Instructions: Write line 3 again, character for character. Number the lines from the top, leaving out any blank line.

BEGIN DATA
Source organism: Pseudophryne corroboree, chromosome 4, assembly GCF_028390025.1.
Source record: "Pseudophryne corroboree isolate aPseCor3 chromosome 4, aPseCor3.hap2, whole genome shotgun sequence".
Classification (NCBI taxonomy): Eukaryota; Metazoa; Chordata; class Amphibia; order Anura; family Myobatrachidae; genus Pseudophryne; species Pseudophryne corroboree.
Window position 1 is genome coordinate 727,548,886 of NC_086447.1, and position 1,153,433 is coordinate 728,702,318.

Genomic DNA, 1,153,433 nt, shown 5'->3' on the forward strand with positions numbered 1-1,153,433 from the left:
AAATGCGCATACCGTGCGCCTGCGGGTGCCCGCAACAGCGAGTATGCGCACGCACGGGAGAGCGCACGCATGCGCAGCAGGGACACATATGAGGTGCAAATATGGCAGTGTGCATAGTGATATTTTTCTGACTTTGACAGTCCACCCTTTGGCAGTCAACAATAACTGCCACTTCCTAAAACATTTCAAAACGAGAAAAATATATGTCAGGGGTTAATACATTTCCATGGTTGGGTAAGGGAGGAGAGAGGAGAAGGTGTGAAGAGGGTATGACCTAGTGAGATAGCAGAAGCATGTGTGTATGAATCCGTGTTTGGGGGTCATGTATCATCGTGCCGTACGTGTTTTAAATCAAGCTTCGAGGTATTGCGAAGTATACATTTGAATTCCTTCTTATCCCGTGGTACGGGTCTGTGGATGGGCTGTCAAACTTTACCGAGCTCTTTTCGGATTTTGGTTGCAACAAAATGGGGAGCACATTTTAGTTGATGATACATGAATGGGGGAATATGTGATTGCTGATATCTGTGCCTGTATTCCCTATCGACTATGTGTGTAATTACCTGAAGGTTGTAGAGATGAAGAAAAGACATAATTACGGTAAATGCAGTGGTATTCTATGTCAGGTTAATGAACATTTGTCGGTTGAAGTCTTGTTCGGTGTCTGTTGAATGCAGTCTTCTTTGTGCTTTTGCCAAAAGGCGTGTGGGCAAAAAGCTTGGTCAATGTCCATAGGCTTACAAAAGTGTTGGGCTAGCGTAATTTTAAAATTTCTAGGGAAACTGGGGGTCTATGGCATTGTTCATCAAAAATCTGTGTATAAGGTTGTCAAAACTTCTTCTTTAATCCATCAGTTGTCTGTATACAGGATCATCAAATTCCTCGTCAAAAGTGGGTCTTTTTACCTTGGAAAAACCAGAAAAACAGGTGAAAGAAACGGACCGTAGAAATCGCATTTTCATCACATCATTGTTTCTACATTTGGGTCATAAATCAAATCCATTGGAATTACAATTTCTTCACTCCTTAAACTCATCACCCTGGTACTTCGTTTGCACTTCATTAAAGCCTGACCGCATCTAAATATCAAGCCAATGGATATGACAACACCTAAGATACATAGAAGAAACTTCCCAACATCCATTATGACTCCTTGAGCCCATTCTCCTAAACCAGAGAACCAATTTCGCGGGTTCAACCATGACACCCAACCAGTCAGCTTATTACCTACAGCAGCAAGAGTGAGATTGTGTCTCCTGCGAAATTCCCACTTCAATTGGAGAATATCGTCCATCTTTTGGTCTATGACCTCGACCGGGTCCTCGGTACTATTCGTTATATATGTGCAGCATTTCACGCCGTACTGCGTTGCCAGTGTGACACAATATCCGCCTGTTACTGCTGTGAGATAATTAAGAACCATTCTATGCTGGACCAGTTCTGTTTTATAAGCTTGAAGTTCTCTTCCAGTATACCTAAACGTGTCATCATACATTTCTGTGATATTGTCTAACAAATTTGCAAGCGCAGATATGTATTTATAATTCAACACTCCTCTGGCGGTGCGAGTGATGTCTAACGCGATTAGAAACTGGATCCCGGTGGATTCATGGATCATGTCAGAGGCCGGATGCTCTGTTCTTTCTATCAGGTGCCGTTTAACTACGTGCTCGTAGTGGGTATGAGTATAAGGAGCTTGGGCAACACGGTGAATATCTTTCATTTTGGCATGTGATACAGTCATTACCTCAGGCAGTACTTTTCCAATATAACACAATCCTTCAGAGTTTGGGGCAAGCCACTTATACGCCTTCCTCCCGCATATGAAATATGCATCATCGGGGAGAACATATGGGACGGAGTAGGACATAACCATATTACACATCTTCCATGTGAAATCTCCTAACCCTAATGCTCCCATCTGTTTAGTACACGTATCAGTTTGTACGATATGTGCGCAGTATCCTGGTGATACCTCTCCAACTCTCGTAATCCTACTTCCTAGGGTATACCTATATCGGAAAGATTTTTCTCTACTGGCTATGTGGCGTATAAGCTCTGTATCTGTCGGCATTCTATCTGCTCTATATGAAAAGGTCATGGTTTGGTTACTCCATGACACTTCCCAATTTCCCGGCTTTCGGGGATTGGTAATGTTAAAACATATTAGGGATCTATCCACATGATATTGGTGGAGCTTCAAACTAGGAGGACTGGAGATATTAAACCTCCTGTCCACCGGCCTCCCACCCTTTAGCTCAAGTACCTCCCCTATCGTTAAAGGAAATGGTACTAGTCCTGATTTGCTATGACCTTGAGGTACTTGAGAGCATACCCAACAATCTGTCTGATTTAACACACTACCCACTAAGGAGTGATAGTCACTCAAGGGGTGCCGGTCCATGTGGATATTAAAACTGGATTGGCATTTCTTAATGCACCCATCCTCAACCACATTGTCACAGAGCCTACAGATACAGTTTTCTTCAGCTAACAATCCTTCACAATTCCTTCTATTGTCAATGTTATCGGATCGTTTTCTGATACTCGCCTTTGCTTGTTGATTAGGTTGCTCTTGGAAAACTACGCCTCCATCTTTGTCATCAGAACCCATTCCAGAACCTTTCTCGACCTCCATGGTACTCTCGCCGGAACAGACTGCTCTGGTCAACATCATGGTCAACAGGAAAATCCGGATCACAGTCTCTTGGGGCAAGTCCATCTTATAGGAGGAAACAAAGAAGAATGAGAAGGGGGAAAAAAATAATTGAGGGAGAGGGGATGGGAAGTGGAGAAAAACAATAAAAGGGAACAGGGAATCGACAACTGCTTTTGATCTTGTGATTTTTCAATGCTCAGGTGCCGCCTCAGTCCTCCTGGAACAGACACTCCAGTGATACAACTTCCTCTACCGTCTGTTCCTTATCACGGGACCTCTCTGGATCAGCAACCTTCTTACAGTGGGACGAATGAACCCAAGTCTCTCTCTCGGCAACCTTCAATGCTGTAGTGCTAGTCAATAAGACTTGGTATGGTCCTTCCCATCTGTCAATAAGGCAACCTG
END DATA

Classification (NCBI taxonomy): Eukaryota; Metazoa; Chordata; class Amphibia; order Anura; family Myobatrachidae; genus Pseudophryne; species Pseudophryne corroboree.